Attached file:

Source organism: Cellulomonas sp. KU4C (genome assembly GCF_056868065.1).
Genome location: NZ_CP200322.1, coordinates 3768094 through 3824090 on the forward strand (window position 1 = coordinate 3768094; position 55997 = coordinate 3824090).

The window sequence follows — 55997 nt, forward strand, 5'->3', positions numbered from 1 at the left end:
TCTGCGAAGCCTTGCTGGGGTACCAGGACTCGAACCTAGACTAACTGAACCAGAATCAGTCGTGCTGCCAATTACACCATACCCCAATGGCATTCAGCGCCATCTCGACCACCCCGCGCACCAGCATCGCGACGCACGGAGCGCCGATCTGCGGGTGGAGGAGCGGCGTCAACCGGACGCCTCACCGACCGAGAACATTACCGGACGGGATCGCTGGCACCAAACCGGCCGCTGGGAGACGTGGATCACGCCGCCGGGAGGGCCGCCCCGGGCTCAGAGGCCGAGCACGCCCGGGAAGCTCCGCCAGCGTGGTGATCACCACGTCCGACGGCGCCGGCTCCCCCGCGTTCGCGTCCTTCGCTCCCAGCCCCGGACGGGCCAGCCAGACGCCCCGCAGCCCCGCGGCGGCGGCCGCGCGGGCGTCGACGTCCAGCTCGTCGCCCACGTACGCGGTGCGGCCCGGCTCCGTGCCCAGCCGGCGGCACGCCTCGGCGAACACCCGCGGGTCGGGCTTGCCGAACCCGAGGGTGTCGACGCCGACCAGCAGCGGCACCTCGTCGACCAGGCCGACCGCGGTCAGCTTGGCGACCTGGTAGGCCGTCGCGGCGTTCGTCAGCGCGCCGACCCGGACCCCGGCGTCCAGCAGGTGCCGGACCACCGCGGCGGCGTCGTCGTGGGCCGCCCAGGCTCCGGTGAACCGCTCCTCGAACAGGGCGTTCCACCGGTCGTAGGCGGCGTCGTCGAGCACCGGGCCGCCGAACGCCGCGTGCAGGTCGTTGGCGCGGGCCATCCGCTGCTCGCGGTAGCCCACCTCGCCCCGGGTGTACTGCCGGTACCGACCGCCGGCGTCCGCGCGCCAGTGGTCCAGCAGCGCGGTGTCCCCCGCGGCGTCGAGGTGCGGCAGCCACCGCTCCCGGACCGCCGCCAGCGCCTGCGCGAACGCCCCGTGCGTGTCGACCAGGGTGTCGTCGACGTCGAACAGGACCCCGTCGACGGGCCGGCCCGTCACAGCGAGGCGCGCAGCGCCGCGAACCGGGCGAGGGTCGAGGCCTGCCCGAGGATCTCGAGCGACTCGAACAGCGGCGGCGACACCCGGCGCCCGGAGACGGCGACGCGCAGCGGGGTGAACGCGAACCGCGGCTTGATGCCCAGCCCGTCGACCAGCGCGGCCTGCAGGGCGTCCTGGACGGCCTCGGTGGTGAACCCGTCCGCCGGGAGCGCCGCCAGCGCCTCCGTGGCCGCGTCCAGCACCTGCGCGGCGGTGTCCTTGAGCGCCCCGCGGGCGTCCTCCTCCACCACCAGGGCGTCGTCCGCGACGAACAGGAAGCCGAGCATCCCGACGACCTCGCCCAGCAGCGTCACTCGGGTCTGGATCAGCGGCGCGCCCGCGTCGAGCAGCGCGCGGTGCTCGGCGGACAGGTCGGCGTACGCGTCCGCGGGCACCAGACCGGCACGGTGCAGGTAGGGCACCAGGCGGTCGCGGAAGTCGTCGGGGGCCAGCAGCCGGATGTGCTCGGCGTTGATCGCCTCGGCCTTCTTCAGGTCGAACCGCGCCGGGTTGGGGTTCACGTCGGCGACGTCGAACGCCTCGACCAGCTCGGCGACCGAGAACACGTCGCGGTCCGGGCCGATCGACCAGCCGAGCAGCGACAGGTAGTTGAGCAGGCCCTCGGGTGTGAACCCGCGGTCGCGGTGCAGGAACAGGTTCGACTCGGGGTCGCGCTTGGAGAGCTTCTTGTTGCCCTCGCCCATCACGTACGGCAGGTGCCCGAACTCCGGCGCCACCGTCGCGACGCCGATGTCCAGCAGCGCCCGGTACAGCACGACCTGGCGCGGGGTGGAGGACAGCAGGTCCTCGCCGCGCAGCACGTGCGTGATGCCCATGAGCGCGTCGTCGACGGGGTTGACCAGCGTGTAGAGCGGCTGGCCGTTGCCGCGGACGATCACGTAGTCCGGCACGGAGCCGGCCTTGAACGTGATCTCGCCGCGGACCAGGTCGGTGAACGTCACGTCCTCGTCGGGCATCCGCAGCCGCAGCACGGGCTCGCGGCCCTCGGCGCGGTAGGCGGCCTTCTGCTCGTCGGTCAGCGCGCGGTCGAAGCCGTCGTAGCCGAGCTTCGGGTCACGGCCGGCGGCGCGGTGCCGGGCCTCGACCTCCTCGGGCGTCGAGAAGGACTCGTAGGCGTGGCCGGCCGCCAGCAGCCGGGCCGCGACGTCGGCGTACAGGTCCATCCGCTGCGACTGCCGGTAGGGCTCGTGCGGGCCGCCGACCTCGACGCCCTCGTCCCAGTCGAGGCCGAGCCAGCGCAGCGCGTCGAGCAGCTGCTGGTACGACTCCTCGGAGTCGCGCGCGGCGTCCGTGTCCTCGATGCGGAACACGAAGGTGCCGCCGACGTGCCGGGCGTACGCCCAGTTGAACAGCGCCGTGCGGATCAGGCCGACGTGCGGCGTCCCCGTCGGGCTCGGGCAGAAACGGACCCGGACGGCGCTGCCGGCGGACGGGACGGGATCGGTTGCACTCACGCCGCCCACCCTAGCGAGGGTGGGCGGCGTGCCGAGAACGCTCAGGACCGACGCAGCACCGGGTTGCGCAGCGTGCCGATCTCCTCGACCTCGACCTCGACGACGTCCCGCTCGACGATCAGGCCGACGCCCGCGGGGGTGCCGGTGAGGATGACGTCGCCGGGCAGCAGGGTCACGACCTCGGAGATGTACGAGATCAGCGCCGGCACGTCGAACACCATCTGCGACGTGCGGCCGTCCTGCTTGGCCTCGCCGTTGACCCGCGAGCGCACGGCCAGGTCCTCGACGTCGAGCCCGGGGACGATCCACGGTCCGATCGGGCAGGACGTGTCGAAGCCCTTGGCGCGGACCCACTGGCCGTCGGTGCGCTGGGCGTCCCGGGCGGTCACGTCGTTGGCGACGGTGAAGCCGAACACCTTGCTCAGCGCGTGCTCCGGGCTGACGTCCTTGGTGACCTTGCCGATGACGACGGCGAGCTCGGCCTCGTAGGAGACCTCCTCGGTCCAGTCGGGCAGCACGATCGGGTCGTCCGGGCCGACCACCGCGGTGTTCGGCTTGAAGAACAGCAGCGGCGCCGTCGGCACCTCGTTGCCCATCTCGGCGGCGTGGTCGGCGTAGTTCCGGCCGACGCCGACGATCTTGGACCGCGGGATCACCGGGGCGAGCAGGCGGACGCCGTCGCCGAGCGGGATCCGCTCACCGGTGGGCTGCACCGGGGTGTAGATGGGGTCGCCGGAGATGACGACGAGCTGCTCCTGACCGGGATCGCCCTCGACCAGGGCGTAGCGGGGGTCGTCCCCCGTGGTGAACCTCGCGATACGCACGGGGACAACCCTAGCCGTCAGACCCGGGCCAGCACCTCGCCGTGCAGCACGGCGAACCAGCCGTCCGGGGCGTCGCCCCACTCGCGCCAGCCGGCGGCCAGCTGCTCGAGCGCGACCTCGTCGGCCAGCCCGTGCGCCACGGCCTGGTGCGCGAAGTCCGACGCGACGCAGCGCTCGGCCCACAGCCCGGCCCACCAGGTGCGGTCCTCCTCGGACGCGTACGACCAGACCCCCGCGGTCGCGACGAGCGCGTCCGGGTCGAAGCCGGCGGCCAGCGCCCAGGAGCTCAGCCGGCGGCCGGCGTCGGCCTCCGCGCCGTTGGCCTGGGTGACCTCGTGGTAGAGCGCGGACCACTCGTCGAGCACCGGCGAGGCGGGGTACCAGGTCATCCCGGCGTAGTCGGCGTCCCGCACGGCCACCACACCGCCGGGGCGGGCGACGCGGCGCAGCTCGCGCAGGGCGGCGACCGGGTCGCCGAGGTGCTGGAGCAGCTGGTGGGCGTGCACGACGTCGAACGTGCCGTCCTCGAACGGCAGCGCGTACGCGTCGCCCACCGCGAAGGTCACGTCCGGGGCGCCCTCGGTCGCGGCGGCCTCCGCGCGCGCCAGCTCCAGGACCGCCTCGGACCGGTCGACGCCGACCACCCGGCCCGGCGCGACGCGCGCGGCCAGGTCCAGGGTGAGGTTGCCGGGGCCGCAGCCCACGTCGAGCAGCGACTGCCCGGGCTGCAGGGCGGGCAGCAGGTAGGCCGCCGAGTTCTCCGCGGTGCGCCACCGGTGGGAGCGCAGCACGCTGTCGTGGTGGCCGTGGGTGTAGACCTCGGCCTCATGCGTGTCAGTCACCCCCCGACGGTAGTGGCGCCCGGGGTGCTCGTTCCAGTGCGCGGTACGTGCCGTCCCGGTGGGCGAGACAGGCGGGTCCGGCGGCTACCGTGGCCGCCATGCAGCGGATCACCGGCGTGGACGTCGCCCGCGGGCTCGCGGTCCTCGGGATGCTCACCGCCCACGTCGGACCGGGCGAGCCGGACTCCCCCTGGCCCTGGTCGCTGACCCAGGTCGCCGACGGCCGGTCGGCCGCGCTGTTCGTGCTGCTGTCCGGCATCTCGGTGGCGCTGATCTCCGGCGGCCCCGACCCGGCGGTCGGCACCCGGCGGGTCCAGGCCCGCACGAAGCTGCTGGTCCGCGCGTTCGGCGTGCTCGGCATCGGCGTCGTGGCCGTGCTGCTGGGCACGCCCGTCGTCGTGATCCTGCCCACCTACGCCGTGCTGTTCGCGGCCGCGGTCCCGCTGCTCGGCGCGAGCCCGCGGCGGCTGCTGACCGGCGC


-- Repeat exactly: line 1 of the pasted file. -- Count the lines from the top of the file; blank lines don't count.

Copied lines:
Source organism: Cellulomonas sp. KU4C (genome assembly GCF_056868065.1).